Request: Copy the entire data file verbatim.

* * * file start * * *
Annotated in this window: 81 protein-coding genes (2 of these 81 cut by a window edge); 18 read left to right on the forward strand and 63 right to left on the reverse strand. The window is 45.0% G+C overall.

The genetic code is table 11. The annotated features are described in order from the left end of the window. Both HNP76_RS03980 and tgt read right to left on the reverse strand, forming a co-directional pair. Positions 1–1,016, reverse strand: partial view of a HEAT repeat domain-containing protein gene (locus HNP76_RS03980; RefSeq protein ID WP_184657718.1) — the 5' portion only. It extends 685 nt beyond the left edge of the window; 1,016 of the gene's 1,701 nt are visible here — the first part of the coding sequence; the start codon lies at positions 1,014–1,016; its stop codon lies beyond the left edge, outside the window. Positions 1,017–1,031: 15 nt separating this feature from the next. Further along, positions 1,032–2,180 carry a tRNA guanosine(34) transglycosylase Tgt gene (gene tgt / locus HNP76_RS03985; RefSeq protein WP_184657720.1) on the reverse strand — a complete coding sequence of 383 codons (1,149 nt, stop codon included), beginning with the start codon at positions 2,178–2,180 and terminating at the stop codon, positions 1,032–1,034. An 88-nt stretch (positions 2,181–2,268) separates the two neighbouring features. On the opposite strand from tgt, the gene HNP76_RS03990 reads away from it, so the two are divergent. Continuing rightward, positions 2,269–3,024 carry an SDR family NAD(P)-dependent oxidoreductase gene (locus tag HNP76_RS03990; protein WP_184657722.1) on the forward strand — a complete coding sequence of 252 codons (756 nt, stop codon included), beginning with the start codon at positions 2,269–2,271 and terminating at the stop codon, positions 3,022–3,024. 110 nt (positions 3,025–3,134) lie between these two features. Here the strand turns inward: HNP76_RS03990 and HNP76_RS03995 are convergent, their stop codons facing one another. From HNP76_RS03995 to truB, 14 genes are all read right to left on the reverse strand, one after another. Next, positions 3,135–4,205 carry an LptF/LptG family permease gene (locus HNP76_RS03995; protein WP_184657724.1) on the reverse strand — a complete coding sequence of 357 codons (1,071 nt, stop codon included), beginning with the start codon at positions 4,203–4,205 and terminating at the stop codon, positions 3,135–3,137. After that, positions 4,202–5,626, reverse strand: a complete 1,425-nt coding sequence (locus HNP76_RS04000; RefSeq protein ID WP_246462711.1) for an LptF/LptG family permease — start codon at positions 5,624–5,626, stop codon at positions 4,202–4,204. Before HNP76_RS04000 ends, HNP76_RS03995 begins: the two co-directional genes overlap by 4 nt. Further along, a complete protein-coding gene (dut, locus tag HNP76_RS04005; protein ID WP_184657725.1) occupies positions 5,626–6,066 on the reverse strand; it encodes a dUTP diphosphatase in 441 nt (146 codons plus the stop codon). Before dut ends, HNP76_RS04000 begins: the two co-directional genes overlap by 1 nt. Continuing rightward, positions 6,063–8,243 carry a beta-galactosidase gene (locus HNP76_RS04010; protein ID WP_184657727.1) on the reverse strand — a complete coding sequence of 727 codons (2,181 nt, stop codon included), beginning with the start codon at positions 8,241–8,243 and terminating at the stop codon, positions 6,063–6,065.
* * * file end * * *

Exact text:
Annotated in this window: 81 protein-coding genes (2 of these 81 cut by a window edge); 18 read left to right on the forward strand and 63 right to left on the reverse strand. The window is 45.0% G+C overall.

The genetic code is table 11. The annotated features are described in order from the left end of the window. Both HNP76_RS03980 and tgt read right to left on the reverse strand, forming a co-directional pair. Positions 1–1,016, reverse strand: partial view of a HEAT repeat domain-containing protein gene (locus HNP76_RS03980; RefSeq protein ID WP_184657718.1) — the 5' portion only. It extends 685 nt beyond the left edge of the window; 1,016 of the gene's 1,701 nt are visible here — the first part of the coding sequence; the start codon lies at positions 1,014–1,016; its stop codon lies beyond the left edge, outside the window. Positions 1,017–1,031: 15 nt separating this feature from the next. Further along, positions 1,032–2,180 carry a tRNA guanosine(34) transglycosylase Tgt gene (gene tgt / locus HNP76_RS03985; RefSeq protein WP_184657720.1) on the reverse strand — a complete coding sequence of 383 codons (1,149 nt, stop codon included), beginning with the start codon at positions 2,178–2,180 and terminating at the stop codon, positions 1,032–1,034. An 88-nt stretch (positions 2,181–2,268) separates the two neighbouring features. On the opposite strand from tgt, the gene HNP76_RS03990 reads away from it, so the two are divergent. Continuing rightward, positions 2,269–3,024 carry an SDR family NAD(P)-dependent oxidoreductase gene (locus tag HNP76_RS03990; protein WP_184657722.1) on the forward strand — a complete coding sequence of 252 codons (756 nt, stop codon included), beginning with the start codon at positions 2,269–2,271 and terminating at the stop codon, positions 3,022–3,024. 110 nt (positions 3,025–3,134) lie between these two features. Here the strand turns inward: HNP76_RS03990 and HNP76_RS03995 are convergent, their stop codons facing one another. From HNP76_RS03995 to truB, 14 genes are all read right to left on the reverse strand, one after another. Next, positions 3,135–4,205 carry an LptF/LptG family permease gene (locus HNP76_RS03995; protein WP_184657724.1) on the reverse strand — a complete coding sequence of 357 codons (1,071 nt, stop codon included), beginning with the start codon at positions 4,203–4,205 and terminating at the stop codon, positions 3,135–3,137. After that, positions 4,202–5,626, reverse strand: a complete 1,425-nt coding sequence (locus HNP76_RS04000; RefSeq protein ID WP_246462711.1) for an LptF/LptG family permease — start codon at positions 5,624–5,626, stop codon at positions 4,202–4,204. Before HNP76_RS04000 ends, HNP76_RS03995 begins: the two co-directional genes overlap by 4 nt. Further along, a complete protein-coding gene (dut, locus tag HNP76_RS04005; protein ID WP_184657725.1) occupies positions 5,626–6,066 on the reverse strand; it encodes a dUTP diphosphatase in 441 nt (146 codons plus the stop codon). Before dut ends, HNP76_RS04000 begins: the two co-directional genes overlap by 1 nt. Continuing rightward, positions 6,063–8,243 carry a beta-galactosidase gene (locus HNP76_RS04010; protein ID WP_184657727.1) on the reverse strand — a complete coding sequence of 727 codons (2,181 nt, stop codon included), beginning with the start codon at positions 8,241–8,243 and terminating at the stop codon, positions 6,063–6,065.